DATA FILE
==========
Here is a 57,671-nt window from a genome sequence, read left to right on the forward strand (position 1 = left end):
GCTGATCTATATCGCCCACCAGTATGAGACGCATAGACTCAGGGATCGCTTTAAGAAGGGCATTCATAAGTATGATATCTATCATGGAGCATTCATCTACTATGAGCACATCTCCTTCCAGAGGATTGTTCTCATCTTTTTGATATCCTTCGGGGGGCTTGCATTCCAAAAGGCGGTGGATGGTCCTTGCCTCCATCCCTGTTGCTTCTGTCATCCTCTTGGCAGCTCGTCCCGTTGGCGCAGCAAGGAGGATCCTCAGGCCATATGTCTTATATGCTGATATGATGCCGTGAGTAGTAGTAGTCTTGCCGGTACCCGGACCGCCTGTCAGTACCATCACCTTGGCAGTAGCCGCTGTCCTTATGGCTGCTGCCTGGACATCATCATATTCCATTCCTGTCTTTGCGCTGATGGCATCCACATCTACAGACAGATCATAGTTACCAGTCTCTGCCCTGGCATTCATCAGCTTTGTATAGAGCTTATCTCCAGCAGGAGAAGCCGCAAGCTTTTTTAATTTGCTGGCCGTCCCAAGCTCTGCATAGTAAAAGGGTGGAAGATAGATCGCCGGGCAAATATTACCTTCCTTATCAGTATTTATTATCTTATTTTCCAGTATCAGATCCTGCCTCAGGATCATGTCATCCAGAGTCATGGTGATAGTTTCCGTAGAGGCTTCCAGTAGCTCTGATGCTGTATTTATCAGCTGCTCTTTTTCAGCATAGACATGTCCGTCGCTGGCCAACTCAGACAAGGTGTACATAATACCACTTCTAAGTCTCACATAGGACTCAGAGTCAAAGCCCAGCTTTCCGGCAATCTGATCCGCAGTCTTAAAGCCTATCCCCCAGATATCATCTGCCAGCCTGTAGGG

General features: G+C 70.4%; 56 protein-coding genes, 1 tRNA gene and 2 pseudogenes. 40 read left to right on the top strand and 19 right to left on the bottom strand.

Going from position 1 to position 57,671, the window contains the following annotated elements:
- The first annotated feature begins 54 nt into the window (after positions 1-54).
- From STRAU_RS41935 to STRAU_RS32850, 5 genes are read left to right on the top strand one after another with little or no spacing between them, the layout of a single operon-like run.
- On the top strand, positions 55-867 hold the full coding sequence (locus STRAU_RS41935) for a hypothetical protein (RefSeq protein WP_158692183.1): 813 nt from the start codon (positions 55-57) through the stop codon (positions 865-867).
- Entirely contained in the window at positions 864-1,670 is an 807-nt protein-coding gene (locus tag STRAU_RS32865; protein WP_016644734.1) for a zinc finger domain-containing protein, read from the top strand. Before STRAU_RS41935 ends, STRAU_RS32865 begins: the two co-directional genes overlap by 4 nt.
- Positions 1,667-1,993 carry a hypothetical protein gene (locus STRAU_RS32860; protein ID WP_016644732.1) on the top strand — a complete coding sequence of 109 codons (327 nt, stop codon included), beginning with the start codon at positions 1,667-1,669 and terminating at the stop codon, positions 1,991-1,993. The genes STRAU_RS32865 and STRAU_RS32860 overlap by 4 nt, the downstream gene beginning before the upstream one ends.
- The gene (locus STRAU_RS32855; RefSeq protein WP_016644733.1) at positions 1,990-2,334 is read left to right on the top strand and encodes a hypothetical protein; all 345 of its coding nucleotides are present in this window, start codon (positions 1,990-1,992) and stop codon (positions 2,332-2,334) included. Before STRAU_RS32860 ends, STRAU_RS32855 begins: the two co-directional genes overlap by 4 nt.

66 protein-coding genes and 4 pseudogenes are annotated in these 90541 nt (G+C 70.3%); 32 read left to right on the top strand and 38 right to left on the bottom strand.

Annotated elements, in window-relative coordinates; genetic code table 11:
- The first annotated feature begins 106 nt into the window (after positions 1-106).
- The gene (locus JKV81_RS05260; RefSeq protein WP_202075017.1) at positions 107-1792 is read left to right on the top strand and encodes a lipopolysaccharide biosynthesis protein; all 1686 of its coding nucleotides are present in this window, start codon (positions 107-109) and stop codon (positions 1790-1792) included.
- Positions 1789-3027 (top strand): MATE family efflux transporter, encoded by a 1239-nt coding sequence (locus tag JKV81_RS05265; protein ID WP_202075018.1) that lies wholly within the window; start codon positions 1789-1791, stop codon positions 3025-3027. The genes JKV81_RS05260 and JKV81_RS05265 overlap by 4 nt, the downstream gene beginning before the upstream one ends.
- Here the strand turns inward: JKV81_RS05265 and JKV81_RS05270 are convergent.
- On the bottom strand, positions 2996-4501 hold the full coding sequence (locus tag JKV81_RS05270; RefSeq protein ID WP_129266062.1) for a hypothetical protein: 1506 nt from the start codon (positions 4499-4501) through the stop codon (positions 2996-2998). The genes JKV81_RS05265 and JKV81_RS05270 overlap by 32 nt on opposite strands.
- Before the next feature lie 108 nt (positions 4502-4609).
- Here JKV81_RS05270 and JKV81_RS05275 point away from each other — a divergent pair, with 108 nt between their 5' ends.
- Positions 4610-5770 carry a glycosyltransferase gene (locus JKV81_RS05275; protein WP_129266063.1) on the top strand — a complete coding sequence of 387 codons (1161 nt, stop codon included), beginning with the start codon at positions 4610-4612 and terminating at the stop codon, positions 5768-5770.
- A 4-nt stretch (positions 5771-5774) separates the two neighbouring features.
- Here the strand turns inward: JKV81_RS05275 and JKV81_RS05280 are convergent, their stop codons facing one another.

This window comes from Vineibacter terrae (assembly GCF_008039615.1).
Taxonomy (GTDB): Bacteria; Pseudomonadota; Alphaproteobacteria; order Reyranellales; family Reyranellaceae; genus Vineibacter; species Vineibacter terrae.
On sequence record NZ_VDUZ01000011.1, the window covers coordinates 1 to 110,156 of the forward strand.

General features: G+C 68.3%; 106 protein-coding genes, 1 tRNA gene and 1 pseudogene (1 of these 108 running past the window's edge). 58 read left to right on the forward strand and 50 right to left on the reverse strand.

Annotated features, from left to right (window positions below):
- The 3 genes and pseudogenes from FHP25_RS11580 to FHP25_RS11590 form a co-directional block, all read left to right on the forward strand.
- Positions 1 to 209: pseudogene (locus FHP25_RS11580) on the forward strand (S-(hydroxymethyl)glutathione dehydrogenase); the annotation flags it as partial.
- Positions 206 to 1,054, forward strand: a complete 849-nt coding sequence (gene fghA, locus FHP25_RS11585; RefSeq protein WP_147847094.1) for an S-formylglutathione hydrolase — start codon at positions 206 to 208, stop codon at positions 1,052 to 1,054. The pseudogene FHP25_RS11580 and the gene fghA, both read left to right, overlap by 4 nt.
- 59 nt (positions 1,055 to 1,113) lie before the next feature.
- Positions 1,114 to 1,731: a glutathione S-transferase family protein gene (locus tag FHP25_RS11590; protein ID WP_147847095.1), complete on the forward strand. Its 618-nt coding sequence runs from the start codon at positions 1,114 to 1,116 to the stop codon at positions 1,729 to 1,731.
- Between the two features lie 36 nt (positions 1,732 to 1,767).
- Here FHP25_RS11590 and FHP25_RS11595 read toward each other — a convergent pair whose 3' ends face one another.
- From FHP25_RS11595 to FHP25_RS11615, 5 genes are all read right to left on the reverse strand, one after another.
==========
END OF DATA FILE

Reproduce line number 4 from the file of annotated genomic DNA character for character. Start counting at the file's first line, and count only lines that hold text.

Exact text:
Going from position 1 to position 57,671, the window contains the following annotated elements: